3 ways to improve retention rates at the stage of recruitment

When you hear the phrase "employee retention," what comes to mind?

If you're like most business professionals, you probably associate it with engagement programs, corporate culture, flexible perks and benefits, and other buzzwords that are so often used today when discussing strategies for reducing turnover rates. And with good reason. These have and always will be critically important factors that need consistent attention from HR leaders and corporate executives.

However, the problem with focusing on only these aspects is that they are somewhat of an afterthought. They are solutions that affect workers only after being hired. Sure, they can be mentioned in job ad postings to spark interest among potential applicants, but they are not something the candidate will actually experience until he or she is onboarded.

Fortunately, there is a way for businesses to minimize turnover rates right from the get-go. Below are three ways you can optimize your recruitment process to improve retention rates.

1. Prioritize diversity
People want to work for a business where they feel they are represented, and that is modern in its values and mission. A company that employs a dynamic range of cultures, genders, races, backgrounds, etc. will benefit from having a diverse array of perspectives. Plus, studies have shown that the more diverse a workforce is, the more satisfied its workers are – which ultimately results in lower turnover.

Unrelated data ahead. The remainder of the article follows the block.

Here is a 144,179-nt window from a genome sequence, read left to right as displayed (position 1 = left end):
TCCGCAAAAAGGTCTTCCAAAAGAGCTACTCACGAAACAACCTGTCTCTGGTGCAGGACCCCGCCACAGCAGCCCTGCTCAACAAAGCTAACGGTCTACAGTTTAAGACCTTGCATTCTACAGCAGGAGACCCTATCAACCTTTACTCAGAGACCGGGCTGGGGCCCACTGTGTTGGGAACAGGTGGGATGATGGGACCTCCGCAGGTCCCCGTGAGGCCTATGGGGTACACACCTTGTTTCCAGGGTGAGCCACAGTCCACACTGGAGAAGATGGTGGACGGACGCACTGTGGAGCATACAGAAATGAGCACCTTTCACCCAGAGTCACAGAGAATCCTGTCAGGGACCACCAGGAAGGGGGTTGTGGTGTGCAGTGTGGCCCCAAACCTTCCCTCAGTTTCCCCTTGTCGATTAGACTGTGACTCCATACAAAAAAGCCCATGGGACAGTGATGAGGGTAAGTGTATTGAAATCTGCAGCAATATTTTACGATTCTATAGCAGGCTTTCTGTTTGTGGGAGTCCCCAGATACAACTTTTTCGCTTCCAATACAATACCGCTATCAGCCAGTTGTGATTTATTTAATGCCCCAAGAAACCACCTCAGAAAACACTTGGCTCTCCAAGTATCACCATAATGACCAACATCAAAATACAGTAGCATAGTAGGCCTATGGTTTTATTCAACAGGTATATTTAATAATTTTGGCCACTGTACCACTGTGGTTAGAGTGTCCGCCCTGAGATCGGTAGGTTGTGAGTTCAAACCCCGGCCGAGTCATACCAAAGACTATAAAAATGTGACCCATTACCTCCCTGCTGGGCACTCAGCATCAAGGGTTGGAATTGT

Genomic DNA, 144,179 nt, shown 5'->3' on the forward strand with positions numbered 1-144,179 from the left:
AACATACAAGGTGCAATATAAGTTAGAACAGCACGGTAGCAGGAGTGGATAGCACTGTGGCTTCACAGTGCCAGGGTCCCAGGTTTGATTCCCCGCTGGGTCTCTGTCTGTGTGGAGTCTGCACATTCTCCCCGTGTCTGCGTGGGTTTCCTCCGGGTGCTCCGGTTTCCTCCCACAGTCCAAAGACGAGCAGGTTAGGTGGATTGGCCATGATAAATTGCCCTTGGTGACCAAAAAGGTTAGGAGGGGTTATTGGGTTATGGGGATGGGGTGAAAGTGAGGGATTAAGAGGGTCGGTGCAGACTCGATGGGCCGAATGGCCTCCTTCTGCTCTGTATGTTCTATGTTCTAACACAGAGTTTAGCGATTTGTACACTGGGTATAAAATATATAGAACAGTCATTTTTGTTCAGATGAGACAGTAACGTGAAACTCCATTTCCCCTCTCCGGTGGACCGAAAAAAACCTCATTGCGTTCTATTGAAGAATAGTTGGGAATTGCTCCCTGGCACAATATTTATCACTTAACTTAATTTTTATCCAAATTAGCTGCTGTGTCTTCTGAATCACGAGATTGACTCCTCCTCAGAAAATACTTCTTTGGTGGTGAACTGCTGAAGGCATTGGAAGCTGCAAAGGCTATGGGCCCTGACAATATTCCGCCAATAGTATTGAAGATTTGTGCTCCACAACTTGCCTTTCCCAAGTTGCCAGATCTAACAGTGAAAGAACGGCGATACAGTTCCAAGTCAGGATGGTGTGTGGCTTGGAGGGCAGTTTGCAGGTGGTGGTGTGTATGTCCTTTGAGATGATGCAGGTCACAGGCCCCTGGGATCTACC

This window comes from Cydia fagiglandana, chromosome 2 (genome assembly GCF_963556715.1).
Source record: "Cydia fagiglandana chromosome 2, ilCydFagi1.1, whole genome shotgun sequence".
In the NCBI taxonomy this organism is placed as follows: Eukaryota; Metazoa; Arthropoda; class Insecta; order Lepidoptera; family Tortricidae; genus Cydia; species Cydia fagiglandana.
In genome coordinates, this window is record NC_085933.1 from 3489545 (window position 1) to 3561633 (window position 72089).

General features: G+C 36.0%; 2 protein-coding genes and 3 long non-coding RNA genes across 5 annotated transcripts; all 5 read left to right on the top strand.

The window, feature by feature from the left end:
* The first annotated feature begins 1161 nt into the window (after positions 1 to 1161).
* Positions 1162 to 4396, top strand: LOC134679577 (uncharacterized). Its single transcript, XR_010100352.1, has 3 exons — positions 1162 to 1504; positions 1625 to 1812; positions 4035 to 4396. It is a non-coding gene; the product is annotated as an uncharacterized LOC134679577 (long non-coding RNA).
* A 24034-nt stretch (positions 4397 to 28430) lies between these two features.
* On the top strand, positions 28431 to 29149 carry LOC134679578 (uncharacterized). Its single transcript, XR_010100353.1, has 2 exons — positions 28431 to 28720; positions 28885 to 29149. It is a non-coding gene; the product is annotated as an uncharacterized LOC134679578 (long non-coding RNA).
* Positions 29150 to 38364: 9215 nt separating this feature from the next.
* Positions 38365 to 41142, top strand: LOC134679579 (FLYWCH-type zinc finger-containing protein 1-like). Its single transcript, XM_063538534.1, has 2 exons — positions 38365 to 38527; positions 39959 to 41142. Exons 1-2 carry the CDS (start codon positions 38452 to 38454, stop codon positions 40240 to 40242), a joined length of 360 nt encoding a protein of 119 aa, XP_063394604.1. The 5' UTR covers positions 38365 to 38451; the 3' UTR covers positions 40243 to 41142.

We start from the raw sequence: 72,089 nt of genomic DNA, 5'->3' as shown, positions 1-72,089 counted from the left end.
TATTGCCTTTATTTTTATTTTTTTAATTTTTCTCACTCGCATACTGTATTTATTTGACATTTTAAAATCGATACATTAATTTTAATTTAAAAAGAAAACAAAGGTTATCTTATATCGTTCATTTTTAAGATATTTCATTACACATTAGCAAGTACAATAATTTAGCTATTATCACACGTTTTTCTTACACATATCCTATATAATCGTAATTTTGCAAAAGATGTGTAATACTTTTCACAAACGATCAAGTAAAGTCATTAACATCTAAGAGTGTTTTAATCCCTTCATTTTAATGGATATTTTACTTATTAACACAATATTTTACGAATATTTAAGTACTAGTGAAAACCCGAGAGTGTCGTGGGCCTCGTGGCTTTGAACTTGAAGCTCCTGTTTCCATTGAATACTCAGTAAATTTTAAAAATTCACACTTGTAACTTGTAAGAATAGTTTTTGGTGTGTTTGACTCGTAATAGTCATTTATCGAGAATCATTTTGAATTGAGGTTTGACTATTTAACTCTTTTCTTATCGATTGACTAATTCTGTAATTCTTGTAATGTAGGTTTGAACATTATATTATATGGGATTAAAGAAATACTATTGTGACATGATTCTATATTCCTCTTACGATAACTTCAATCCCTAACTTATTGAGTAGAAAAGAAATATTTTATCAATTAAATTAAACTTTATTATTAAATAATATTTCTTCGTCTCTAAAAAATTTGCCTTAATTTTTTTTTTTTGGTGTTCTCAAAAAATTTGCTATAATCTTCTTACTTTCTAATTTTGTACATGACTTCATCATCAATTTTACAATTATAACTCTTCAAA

"The more diverse your company is, the better it will be at attracting – and keeping – a wide range of candidates."

Furthermore, diversity has a direct correlation with the productivity and performance of an organization. For example, a study by McKinsey & Company revealed that companies that have a lot of racial and ethnic diversity see higher financial gains and are 35 percent more likely to outperform those that don't.

By recruiting from a bigger, more diverse pool of talent, you have a better chance of reaching the ideal candidate for the position you need to fill. 

One way to ensure diversity is embedded in your HR strategy is to outsource recruitment through a diversity-certified staffing supplier. Vendors that have been recognized by minority councils and organizations, for example, can guarantee that any applicant they connect you with will not only be highly qualified, but align with the values and goals of your organization's diversity initiatives. This strategy is also useful because it will eliminate any possibility of unconscious biases being present in the hiring process from internal HR professionals.

2. Enhance prescreening assessments
Employee turnover is inevitable. But sometimes the reason a person has for leaving a company could have been prevented.  It is not always easy, or even possible, to determine when someone isn't a good fit. Many times, both parties may be confident that it is going to be a great match, only to realize down the road that it isn't going to work out. But you should be doing everything possible to reduce the chances of this happening – and one of the ways to do that is through prescreening assessments.

Whether this is done in-house or through a third-party vendor, filtering candidates with the right types of testing and evaluations can ensure you are only interviewing and possibly hiring the people who are the most qualified. And while you may already use prescreening tools to determine hard skills of an applicant, such as technical capabilities, it can also be used to assess other essential qualities and traits that influence how likely they are to stay committed to your organization. Personality tests, for example, can be used to indicate what someone's leadership style is, how he or she handles stressful, high-pressure environments, if the person works well with others and whether or not the candidate will be a good fit for your business's corporate culture.